“The number of the ‘everybody elses’ has been increasing, so everyone from politicians to insurers to lenders and homeowners are starting to think that maybe flood insurance is important and people should understand the risk better, and insurance carriers are looking to offer products that are relevant, but they also need to be priced in a way that’s affordable and in a way that allows insurers to be profitable,” Yerkes told Insurance Business.
There are, however, obstacles in insurers entering the private flood insurance space. Insurance companies need to have an accurate loss cost, and understand the correlation between flooding and hurricanes, which can vary depending on where properties are located along a coast. Storms in Florida, for instance, tend to be wind events, whereas Gulf Coast states, like Louisiana and Texas, see less severe wind damage, but flooding can be enormous, explained Yerkes.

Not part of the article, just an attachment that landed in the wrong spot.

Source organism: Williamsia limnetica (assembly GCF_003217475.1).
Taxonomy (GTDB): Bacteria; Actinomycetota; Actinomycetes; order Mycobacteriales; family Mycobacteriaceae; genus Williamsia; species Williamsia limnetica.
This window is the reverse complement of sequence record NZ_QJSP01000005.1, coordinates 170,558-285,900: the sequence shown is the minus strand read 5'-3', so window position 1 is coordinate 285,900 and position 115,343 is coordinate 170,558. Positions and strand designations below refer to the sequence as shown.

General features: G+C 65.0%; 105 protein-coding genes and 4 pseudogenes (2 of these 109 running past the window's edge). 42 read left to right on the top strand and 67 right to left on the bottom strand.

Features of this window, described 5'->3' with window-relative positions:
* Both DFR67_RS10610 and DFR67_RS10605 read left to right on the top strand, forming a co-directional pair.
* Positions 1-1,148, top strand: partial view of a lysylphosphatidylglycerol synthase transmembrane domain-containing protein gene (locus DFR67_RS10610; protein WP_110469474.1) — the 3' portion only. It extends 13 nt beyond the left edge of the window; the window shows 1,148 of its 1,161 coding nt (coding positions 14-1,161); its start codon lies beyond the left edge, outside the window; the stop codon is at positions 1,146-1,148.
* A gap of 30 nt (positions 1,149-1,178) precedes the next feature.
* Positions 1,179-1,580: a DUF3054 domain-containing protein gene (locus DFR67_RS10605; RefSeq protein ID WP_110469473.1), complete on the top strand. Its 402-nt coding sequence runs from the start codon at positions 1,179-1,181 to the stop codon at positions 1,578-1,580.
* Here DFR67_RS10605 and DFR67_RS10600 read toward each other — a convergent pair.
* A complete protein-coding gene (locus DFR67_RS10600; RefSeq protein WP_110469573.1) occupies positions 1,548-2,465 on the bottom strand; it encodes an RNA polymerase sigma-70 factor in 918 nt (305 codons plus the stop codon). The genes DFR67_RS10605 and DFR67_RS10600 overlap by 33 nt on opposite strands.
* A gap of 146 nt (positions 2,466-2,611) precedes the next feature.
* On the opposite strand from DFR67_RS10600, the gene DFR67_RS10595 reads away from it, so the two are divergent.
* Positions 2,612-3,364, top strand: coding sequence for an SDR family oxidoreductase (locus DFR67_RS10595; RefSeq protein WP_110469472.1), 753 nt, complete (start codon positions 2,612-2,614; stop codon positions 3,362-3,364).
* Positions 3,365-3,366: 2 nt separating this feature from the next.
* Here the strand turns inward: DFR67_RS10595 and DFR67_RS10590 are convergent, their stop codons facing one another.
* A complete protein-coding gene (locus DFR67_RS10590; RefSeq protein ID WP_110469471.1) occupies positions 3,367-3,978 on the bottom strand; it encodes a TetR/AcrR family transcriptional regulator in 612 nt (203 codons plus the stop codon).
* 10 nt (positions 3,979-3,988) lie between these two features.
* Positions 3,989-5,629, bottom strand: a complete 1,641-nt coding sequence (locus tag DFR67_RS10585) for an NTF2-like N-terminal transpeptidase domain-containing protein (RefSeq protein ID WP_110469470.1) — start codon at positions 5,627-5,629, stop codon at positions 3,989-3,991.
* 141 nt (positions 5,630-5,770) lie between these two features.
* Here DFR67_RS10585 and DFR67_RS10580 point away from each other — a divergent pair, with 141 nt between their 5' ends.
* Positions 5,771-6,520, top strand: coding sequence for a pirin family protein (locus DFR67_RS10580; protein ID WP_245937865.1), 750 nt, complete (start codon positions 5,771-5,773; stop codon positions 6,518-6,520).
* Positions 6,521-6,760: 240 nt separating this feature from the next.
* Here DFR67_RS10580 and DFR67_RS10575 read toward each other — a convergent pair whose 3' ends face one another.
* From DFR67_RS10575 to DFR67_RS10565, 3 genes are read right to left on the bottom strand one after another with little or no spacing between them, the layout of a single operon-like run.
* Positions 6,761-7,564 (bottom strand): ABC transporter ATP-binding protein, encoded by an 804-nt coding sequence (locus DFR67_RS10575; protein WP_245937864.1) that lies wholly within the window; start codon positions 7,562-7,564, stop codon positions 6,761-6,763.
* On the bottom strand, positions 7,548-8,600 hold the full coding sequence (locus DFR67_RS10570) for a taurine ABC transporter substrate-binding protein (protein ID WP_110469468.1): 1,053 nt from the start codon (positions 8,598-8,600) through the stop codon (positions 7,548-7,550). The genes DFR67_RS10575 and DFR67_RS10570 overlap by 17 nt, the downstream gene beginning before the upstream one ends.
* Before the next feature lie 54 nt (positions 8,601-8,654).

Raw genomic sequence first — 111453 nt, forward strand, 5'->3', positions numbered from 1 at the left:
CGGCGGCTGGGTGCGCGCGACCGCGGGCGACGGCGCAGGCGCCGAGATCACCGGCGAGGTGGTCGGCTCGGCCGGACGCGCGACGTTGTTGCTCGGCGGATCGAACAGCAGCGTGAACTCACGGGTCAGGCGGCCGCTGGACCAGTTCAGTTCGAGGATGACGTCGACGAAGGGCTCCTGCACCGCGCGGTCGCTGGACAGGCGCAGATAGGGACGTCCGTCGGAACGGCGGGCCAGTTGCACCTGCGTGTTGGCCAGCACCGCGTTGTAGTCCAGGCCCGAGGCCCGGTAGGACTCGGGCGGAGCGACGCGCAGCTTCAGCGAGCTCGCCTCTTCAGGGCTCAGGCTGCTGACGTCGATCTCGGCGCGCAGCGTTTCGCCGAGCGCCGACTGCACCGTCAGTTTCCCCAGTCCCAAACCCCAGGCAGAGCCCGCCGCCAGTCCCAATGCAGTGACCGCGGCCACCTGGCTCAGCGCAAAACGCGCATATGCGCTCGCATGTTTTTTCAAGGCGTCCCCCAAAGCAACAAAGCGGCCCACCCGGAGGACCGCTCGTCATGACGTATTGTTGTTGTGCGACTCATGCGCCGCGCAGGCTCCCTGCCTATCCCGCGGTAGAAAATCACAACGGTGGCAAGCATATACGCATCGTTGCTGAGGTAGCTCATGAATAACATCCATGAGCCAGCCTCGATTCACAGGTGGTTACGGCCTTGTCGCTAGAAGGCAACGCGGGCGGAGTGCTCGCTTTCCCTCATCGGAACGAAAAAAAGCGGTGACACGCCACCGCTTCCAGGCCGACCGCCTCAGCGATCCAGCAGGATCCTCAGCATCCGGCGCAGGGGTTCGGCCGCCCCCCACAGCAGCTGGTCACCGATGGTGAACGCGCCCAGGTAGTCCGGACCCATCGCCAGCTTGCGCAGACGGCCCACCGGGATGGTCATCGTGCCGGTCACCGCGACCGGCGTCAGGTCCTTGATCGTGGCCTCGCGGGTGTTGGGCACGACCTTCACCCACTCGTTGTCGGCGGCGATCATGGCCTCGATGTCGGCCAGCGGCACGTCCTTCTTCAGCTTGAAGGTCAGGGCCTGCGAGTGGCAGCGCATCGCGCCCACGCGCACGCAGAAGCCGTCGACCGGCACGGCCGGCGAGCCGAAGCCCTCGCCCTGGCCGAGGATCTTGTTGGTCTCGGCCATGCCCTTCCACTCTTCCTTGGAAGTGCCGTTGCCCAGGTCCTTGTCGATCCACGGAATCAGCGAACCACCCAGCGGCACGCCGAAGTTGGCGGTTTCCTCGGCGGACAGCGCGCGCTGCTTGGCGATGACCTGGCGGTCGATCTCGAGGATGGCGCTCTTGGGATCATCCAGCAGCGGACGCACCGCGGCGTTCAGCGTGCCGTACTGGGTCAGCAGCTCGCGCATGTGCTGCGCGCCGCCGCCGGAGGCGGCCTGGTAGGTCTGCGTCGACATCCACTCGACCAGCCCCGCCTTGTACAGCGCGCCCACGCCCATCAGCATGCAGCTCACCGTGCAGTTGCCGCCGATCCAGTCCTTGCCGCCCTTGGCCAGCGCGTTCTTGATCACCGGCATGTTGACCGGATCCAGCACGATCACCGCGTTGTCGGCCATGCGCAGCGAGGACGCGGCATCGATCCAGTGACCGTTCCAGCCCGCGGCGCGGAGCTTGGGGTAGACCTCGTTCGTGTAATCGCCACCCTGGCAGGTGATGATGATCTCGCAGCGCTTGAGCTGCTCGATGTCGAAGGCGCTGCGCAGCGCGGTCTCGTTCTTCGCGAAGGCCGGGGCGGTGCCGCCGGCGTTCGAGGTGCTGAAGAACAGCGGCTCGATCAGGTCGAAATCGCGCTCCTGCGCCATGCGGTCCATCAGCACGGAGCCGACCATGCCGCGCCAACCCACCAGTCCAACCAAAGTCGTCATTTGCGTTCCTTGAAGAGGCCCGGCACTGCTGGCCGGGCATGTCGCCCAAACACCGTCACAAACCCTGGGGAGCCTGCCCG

“The challenges for insurers are to try to measure the risk, and not just assume that every storm is going to cause the same amount of flooding no matter where it falls along the coast,” she added, highlighting the need for high gradient location information since a hazard can change over very short distances, such as a house that’s raised slightly on a property versus a next door neighbor’s house that’s not. “Having an accurate understanding of location is extremely important because no matter what kind of analytics you have on the backend, if you really don’t know where that structure lies, you may not get an accurate view of risk.”